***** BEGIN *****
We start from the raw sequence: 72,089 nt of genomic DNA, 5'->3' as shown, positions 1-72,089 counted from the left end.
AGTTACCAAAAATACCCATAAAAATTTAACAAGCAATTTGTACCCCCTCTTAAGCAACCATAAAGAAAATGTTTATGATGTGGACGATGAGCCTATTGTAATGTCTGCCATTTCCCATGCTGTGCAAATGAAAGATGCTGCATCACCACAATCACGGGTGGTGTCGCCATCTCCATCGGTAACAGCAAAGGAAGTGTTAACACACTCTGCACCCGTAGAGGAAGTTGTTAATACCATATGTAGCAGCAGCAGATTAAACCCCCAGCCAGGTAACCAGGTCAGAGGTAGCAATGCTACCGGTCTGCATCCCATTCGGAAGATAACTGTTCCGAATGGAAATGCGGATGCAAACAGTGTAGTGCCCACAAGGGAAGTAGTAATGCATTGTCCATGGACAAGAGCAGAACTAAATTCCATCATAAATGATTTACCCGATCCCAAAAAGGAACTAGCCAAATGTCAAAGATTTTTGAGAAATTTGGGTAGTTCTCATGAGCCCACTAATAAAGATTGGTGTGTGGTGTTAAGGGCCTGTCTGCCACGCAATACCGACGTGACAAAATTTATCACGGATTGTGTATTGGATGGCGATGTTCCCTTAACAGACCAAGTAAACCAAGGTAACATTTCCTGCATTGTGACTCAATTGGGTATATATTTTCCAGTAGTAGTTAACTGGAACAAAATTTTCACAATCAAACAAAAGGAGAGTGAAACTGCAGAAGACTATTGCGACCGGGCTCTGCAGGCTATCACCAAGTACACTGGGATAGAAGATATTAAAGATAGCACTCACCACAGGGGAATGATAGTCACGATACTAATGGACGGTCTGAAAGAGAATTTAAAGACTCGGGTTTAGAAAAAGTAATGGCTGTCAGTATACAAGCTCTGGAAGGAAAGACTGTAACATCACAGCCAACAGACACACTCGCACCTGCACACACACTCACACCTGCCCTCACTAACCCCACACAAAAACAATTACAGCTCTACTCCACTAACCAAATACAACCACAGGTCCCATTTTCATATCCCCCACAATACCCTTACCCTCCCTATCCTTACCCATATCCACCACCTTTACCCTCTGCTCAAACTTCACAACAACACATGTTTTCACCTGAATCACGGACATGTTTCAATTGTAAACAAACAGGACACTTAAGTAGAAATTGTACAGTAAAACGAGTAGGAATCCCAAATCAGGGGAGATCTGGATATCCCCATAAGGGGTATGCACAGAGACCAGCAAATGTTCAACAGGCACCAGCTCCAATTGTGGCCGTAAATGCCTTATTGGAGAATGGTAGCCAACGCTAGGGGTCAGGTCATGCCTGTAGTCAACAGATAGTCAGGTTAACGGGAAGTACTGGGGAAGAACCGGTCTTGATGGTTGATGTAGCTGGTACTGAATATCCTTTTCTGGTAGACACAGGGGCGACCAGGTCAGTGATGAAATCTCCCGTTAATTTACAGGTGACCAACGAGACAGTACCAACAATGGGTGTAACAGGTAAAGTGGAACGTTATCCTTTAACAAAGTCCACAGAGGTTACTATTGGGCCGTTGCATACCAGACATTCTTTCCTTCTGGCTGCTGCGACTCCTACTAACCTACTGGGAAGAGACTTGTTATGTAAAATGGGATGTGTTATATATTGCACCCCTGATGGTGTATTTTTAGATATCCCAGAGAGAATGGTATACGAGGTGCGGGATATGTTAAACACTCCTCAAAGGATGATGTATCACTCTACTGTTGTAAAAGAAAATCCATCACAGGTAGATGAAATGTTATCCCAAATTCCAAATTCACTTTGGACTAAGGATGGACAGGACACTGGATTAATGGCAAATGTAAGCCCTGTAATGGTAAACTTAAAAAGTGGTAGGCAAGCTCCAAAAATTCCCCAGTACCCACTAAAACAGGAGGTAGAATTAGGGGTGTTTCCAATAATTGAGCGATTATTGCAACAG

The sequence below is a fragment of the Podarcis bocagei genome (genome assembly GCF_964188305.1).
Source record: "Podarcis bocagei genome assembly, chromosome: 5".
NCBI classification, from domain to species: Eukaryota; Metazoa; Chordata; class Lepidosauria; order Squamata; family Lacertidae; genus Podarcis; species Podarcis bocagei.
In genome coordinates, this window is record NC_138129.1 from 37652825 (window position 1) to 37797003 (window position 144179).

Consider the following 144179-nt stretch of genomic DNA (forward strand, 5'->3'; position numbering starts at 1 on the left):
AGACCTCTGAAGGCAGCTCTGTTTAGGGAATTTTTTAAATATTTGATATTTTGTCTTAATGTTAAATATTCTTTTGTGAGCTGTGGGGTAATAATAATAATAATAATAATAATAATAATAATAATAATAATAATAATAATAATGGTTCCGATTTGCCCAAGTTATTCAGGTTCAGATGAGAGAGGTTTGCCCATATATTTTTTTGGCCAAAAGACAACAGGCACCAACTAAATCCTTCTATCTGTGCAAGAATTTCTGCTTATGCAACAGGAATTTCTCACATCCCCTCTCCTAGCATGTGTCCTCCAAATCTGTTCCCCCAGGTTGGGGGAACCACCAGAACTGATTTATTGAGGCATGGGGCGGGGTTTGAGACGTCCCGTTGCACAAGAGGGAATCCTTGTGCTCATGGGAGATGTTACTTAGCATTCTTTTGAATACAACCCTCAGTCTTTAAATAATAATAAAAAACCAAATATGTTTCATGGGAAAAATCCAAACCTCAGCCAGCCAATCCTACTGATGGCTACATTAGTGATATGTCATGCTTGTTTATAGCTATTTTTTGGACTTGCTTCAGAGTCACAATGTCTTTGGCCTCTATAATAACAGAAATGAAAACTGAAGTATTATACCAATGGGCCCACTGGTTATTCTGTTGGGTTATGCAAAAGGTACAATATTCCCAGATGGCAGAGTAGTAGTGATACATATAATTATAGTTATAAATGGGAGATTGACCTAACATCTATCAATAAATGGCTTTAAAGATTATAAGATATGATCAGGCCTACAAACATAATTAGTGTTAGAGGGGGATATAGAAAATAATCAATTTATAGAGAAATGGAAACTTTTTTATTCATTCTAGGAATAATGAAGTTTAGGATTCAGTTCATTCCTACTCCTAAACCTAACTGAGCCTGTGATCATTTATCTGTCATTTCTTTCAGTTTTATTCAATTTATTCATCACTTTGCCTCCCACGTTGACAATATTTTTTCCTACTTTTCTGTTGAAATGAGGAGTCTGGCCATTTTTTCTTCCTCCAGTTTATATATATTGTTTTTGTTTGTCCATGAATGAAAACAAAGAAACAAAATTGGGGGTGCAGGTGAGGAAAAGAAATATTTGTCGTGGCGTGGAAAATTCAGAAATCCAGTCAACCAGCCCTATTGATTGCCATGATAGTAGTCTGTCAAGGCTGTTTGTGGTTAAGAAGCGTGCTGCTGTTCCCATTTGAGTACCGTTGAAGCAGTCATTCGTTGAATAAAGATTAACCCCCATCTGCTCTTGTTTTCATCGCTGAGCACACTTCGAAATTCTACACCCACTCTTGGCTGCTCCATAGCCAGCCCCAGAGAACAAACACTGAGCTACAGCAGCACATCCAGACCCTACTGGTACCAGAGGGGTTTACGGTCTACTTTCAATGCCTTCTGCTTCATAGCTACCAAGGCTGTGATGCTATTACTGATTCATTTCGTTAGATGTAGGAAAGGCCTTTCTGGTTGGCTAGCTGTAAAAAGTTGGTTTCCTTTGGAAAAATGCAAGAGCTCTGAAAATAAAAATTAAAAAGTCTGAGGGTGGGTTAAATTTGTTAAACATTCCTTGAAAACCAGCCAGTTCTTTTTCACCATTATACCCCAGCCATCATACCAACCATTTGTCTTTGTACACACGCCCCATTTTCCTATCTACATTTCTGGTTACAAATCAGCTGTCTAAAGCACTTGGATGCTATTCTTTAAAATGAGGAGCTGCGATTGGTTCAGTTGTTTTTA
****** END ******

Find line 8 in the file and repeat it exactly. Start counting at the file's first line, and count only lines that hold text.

AGACCTCTGAAGGCAGCTCTGTTTAGGGAATTTTTTAAATATTTGATATTTTGTCTTAATGTTAAATATTCTTTTGTGAGCTGTGGGGTAATAATAATAATAATAATAATAATAATAATAATAATAATAATAATAATAATAATGGTTCCGATTTGCCCAAGTTATTCAGGTTCAGATGAGAGAGGTTTGCCCATATATTTTTTTGGCCAAAAGACAACAGGCACCAACTAAATCCTTCTATCTGTGCAAGAATTTCTGCTTATGCAACAGGAATTTCTCACATCCCCTCTCCTAGCATGTGTCCTCCAAATCTGTTCCCCCAGGTTGGGGGAACCACCAGAACTGATTTATTGAGGCATGGGGCGGGGTTTGAGACGTCCCGTTGCACAAGAGGGAATCCTTGTGCTCATGGGAGATGTTACTTAGCATTCTTTTGAATACAACCCTCAGTCTTTAAATAATAATAAAAAACCAAATATGTTTCATGGGAAAAATCCAAACCTCAGCCAGCCAATCCTACTGATGGCTACATTAGTGATATGTCATGCTTGTTTATAGCTATTTTTTGGACTTGCTTCAGAGTCACAATGTCTTTGGCCTCTATAATAACAGAAATGAAAACTGAAGTATTATACCAATGGGCCCACTGGTTATTCTGTTGGGTTATGCAAAAGGTACAATATTCCCAGATGGCAGAGTAGTAGTGATACATATAATTATAGTTATAAATGGGAGATTGACCTAACATCTATCAATAAATGGCTTTAAAGATTATAAGATATGATCAGGCCTACAAACATAATTAGTGTTAGAGGGGGATATAGAAAATAATCAATTTATAGAGAAATGGAAACTTTTTTATTCATTCTAGGAATAATGAAGTTTAGGATTCAGTTCATTCCTACTCCTAAACCTAACTGAGCCTGTGATCATTTATCTGTCATTTCTTTCAGTTTTATTCAATTTATTCATCACTTTGCCTCCCACGTTGACAATATTTTTTCCTACTTTTCTGTTGAAATGAGGAGTCTGGCCATTTTTTCTTCCTCCAGTTTATATATATTGTTTTTGTTTGTCCATGAATGAAAACAAAGAAACAAAATTGGGGGTGCAGGTGAGGAAAAGAAATATTTGTCGTGGCGTGGAAAATTCAGAAATCCAGTCAACCAGCCCTATTGATTGCCATGATAGTAGTCTGTCAAGGCTGTTTGTGGTTAAGAAGCGTGCTGCTGTTCCCATTTGAGTACCGTTGAAGCAGTCATTCGTTGAATAAAGATTAACCCCCATCTGCTCTTGTTTTCATCGCTGAGCACACTTCGAAATTCTACACCCACTCTTGGCTGCTCCATAGCCAGCCCCAGAGAACAAACACTGAGCTACAGCAGCACATCCAGACCCTACTGGTACCAGAGGGGTTTACGGTCTACTTTCAATGCCTTCTGCTTCATAGCTACCAAGGCTGTGATGCTATTACTGATTCATTTCGTTAGATGTAGGAAAGGCCTTTCTGGTTGGCTAGCTGTAAAAAGTTGGTTTCCTTTGGAAAAATGCAAGAGCTCTGAAAATAAAAATTAAAAAGTCTGAGGGTGGGTTAAATTTGTTAAACATTCCTTGAAAACCAGCCAGTTCTTTTTCACCATTATACCCCAGCCATCATACCAACCATTTGTCTTTGTACACACGCCCCATTTTCCTATCTACATTTCTGGTTACAAATCAGCTGTCTAAAGCACTTGGATGCTATTCTTTAAAATGAGGAGCTGCGATTGGTTCAGTTGTTTTTA